30. Oil-Spill Answers: Are We Going to Use Microbes to Destroy the Oil? If So, How Would That Work? Newsweek, 2010

  31. Upson, Sandra. Oil-Eating Microbes for Gulf Spill. Discovery News, June 11, 2010

  32. The Great Unknowns in Gulf Oil Spill. Newsweek, 2010

  33. Radermacher, Matt. Bioremediation of Marine Oil Spills. Iowa State University

  34. Winter, Allison. Gulf Oil Spill Creates 'Giant Experiment' in Marine Toxicology. New York Times, May, 2010

  35. Response and Rescue Plans for Marine Mammals and Sea Turtles Impacted by the Deepwater Horizon Oil Spill in the Gulf of Mexico. National Oceanic and Atmospheric Administration (NOAA)

  36. Viegas, Jennifer. Animal Clean-Up After Oil Spill: A Lengthy Process. Discovery News, Apr 30, 2010

  37. Just little bit of oil on a bird can be deadly. International Bird Rescue Research Center (IBRRC), 2010

  38. Viegas, Jennifer. For Oiled Wildlife, Dawn Cleans Best. Discovery News, May 11, 2010

  39. Marine Mammal Rescue and Cleaning. U.S. Environmental Protection Agency.

  40. Case Histories - E. The International Tanker Owners Pollution Federation Limited (ITOPF), 2010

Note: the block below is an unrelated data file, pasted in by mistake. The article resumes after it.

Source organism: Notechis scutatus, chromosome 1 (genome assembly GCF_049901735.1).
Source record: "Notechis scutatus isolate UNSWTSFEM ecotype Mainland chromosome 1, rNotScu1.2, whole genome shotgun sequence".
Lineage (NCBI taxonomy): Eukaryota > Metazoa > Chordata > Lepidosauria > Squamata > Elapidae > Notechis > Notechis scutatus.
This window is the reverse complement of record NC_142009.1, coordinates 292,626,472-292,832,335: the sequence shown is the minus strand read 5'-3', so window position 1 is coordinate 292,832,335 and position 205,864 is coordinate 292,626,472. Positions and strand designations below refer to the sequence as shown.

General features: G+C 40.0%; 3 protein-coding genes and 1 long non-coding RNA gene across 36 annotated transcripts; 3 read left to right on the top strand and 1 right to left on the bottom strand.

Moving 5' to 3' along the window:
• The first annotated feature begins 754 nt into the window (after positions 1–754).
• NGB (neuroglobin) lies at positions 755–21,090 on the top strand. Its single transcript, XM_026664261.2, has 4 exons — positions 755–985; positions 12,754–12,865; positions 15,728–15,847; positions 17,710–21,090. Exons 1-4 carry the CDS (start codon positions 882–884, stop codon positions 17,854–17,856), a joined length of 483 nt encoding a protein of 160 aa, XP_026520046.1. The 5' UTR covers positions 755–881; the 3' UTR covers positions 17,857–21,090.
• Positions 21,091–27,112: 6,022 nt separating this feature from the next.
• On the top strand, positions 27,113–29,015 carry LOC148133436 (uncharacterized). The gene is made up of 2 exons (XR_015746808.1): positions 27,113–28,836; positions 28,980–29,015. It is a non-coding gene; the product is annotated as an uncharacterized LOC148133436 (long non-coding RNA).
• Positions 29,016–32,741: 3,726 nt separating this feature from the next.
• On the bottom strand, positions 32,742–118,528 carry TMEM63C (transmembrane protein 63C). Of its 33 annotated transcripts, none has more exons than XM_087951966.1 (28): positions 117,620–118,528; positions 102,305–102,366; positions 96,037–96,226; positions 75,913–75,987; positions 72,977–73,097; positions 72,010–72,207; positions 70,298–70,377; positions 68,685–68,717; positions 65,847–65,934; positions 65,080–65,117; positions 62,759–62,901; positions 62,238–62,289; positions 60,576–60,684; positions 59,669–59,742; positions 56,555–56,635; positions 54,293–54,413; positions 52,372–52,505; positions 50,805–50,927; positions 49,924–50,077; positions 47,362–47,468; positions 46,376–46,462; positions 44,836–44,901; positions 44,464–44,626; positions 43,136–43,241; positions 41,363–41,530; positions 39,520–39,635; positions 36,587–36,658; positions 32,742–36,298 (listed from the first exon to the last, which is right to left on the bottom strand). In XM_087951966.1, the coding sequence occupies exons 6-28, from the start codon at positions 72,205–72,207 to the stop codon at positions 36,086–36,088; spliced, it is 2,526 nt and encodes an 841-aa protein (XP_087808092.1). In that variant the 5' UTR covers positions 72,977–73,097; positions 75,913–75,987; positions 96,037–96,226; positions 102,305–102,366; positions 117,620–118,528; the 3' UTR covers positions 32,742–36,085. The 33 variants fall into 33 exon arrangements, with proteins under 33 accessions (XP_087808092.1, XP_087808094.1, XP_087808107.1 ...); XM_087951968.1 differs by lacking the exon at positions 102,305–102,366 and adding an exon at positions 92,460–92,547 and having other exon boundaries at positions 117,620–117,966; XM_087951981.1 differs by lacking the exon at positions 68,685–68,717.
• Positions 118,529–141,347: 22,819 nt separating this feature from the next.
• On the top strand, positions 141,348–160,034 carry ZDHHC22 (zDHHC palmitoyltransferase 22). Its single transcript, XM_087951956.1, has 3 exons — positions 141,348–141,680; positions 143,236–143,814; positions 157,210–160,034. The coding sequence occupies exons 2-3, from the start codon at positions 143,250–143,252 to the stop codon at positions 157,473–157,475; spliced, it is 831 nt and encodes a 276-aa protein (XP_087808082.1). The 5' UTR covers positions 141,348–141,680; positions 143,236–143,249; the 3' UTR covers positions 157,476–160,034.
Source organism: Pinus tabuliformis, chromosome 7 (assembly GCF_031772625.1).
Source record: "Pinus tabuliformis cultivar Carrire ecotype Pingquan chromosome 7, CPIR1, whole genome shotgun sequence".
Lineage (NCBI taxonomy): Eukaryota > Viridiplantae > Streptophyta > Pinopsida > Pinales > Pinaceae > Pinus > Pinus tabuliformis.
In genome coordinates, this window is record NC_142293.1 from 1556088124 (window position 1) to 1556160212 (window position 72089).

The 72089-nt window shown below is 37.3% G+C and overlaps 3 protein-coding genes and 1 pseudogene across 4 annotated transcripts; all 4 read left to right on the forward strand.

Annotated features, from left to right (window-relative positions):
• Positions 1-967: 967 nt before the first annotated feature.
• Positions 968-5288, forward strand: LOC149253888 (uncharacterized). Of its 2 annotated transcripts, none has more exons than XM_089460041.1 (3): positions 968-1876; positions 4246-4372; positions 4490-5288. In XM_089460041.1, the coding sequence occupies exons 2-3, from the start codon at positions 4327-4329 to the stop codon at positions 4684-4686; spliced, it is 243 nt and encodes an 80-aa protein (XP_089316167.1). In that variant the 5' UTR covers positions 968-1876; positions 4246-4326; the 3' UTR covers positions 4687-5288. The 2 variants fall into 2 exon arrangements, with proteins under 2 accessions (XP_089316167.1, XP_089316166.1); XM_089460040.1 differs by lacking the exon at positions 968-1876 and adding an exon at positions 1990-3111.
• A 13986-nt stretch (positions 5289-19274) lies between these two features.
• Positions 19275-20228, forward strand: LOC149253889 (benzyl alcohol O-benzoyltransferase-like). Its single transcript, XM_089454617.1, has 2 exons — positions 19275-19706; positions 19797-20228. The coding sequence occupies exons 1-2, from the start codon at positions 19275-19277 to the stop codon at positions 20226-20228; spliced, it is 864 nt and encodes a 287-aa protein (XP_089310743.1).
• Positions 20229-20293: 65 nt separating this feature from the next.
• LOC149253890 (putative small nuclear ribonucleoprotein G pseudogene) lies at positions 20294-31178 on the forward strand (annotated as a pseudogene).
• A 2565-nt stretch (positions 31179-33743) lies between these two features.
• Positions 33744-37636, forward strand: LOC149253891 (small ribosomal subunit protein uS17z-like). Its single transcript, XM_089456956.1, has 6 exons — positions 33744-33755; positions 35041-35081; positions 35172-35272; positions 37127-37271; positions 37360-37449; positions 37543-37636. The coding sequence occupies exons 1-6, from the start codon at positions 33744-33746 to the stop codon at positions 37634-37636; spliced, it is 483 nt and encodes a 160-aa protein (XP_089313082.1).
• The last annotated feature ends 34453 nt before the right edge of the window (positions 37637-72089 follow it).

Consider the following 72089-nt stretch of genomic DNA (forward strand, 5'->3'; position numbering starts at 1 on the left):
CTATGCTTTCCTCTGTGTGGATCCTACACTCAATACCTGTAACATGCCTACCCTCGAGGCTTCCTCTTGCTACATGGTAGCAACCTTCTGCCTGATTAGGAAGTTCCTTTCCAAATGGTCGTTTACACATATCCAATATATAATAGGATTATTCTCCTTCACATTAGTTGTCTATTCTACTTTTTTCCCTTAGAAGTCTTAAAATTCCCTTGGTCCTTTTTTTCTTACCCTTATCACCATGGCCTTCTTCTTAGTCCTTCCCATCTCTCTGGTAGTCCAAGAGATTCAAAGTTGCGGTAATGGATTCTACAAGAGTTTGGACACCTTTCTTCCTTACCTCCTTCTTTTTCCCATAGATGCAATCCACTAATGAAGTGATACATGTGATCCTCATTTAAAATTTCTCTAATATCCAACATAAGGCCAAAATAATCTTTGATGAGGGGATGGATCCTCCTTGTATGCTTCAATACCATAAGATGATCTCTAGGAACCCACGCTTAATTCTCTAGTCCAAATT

41. Milton, Sarah and Peter Lutz. Oil and Sea Turtles: Biology, Planning, and Response. National Oceanic and Atmospheric Administration (NOAA), August 2003.

  42. Bell, Debbye Turner. Gulf Wildlife Rescue Efforts Only Just Beginning. CBS News, June 7, 2010.

  43. Pincetich, Chris. Daily Updates: Oil Spill Jeopardizes All Sea Turtles in the Gulf of Mexico. Sea Turtle Restoration Project, August, 2010.

  44. Terdiman, Daniel. Gulf Coast Oil Spill Responders Employ Latest Tech. CNET News, April, 2010.

  45. Schoof, Renee. Despite Gulf cleanup efforts, nature will have to do most of it. July, 2010.

  46. Michaels, Dave. House Votes to Change Focus of Oil Research from Promotion to Safety. The Dallas Morning News, July, 2010.

Websites accessed in June and July of 2010